5. Reading the Bible through in a year can be defeating and guilt-ridding. If a person gets behind in their reading plan by even a day or two, it can seem like an impossible task to catch up. Suddenly one can feel guilty about missing a day or one can give up rather than trying to catch up.
  6. Reading the Bible through in a year is a tradition of man. This may be the weakest of my arguments; I almost feel like it is, but I know that it is still true. No where do we read anyone in Scripture describe or prescribe the yearly read-through of God’s Holy Word. That means that no one should make another feel like less of a Christian or not as holy as those who do read the Bible through in a year. “See to it that no one takes you captive by philosophy and empty deceit, according to human tradition, according to the elemental spirits of the world, and not according to Christ,” (Colossians 2:8, ESV).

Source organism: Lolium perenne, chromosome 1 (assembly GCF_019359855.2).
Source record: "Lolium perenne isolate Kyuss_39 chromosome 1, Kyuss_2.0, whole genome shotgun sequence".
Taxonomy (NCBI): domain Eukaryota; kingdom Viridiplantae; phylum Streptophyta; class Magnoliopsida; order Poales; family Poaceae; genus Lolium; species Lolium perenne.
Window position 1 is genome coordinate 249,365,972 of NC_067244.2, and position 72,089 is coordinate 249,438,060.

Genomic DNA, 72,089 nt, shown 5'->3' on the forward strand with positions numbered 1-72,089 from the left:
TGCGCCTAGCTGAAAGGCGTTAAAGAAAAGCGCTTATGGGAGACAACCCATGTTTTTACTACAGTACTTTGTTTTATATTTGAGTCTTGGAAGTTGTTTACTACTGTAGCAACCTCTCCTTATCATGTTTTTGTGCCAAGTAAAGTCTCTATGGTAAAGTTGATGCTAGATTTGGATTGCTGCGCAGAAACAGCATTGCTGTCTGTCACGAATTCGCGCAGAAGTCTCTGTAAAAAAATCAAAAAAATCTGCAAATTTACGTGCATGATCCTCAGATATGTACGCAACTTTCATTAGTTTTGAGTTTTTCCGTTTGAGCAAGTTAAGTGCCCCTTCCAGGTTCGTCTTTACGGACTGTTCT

That being said… I decided a few years ago to stop trying and failing to read the Bible through in a year. I’ve done it before, but I got little out of it.  Instead, I have developped my method that I continue through to this year. I pick out a section of the Bible and study it. One year I studied the Minor Prophets. I was amazed at what I learned. Hosea came more alive to me than ever before. Jonah stunned me. Haggai (yes! Haggai) was so relevant to Christians today. Last year I went through all the books of John (the Gospel, 1st, 2nd, 3rd, and Revelation). This year I am going through the short letters of Paul (Galatians, Ephesians, Philippians, Colossians, 1st & 2nd Thessalonians, 1st &2nd Timothy, Titus, and Philemon). I am taking one week to study the background to the writing, and then 5 days of the week to study each chapter. The fifth day, I read the entire chapter through and seek to apply it to my life personally. This does take time. Each day is about a 30 minute study (with the possible exception of reading the background). After this time, I spend a equal amount of time in prayer.